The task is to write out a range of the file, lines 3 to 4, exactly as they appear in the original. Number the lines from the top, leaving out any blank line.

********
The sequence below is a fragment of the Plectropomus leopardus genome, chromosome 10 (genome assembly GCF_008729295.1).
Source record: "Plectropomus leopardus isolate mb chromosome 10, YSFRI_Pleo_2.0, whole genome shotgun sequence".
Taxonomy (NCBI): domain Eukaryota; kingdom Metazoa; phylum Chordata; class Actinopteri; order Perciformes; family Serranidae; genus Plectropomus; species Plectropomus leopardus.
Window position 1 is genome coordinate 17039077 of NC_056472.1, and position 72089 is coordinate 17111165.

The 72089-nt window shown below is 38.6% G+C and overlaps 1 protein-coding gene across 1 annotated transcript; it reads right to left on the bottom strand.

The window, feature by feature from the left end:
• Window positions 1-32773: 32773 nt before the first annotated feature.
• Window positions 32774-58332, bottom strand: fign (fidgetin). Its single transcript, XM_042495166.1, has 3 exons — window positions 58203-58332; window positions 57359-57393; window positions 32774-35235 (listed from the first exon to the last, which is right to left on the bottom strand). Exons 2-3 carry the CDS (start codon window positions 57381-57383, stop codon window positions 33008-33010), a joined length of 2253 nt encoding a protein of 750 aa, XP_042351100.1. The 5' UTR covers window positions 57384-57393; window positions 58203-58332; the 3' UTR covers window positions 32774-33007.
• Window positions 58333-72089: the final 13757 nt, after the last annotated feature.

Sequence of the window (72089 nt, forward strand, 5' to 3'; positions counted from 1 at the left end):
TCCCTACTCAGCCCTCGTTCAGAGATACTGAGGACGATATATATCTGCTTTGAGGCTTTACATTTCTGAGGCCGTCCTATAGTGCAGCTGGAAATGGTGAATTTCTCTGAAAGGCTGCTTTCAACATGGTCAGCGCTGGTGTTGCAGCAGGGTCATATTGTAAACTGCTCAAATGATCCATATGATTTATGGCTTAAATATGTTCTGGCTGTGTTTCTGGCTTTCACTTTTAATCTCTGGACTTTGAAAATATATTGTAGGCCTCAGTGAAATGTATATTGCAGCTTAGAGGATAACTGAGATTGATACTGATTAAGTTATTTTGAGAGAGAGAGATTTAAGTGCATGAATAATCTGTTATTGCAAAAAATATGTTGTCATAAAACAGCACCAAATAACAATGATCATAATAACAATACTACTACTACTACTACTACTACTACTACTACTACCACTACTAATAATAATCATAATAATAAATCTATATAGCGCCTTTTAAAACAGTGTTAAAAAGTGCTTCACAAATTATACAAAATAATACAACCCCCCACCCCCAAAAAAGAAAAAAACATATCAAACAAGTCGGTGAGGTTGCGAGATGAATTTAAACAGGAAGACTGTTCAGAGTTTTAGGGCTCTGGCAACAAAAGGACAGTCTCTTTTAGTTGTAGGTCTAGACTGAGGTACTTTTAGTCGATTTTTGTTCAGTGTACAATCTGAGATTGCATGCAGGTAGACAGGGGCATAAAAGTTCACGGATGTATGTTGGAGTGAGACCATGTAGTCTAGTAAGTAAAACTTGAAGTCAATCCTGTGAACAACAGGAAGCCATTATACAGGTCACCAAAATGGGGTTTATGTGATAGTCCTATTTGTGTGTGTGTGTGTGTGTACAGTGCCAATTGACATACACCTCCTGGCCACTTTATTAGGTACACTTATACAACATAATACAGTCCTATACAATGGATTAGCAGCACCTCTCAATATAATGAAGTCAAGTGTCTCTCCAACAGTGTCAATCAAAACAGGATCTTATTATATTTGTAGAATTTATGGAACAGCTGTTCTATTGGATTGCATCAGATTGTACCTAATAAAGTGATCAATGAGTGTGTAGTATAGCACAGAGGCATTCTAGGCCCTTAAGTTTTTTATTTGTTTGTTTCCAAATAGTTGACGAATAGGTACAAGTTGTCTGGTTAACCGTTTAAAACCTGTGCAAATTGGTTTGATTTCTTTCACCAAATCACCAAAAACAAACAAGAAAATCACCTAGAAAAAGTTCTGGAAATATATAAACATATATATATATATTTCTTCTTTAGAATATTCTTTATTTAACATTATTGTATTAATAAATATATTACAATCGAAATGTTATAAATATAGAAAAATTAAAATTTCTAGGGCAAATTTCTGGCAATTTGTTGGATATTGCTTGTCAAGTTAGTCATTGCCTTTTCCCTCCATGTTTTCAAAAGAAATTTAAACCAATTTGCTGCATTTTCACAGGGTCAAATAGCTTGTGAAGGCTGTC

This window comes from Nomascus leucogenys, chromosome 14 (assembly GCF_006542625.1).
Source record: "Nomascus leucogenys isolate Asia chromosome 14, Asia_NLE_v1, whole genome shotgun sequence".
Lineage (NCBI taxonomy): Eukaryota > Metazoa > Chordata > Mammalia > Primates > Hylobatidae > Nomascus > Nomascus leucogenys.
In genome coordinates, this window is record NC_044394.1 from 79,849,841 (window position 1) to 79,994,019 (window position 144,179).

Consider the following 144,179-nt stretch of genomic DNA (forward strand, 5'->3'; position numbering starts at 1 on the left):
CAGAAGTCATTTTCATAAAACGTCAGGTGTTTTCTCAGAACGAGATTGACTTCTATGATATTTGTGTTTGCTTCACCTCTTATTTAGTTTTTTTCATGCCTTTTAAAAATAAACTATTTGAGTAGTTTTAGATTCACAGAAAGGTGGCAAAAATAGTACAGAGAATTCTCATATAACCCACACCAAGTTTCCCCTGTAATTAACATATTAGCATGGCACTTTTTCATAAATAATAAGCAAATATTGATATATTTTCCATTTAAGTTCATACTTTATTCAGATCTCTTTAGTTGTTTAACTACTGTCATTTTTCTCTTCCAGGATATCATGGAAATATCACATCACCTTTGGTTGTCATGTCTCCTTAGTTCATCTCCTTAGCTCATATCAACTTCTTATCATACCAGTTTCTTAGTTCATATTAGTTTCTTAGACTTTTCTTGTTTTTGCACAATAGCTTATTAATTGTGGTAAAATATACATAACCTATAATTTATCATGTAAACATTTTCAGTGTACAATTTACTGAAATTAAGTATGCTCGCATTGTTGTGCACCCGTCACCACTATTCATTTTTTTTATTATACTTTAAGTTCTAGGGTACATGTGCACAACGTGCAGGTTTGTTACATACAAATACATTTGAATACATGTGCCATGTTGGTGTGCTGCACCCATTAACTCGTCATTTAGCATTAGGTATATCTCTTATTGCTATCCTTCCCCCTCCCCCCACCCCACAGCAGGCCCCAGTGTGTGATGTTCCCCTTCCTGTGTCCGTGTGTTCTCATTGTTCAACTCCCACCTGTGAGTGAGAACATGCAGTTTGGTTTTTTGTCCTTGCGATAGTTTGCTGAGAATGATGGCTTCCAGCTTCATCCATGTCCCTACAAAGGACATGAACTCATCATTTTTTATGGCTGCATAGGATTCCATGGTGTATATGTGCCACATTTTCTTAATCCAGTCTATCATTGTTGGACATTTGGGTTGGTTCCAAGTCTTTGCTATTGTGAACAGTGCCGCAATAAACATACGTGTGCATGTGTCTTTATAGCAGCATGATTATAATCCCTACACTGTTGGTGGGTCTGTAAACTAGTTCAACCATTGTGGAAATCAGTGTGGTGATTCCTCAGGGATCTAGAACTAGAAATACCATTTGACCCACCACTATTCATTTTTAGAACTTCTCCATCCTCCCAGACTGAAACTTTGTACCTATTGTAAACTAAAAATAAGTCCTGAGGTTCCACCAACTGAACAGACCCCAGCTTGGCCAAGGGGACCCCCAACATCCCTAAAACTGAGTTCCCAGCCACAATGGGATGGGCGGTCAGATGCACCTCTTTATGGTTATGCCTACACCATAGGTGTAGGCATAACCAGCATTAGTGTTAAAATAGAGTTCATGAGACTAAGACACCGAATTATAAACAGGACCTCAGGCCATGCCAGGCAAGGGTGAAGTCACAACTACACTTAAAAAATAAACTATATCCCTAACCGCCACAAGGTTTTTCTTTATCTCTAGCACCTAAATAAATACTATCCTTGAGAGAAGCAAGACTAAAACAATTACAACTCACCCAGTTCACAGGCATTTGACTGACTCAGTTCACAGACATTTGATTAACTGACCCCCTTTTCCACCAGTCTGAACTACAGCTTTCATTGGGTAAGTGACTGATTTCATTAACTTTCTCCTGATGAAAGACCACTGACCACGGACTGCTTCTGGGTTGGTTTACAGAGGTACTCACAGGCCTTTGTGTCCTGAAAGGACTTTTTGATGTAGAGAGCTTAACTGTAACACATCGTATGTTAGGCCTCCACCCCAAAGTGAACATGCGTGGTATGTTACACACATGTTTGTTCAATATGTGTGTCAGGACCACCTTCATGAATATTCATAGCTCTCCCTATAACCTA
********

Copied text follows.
Taxonomy (NCBI): domain Eukaryota; kingdom Metazoa; phylum Chordata; class Actinopteri; order Perciformes; family Serranidae; genus Plectropomus; species Plectropomus leopardus.
Window position 1 is genome coordinate 17039077 of NC_056472.1, and position 72089 is coordinate 17111165.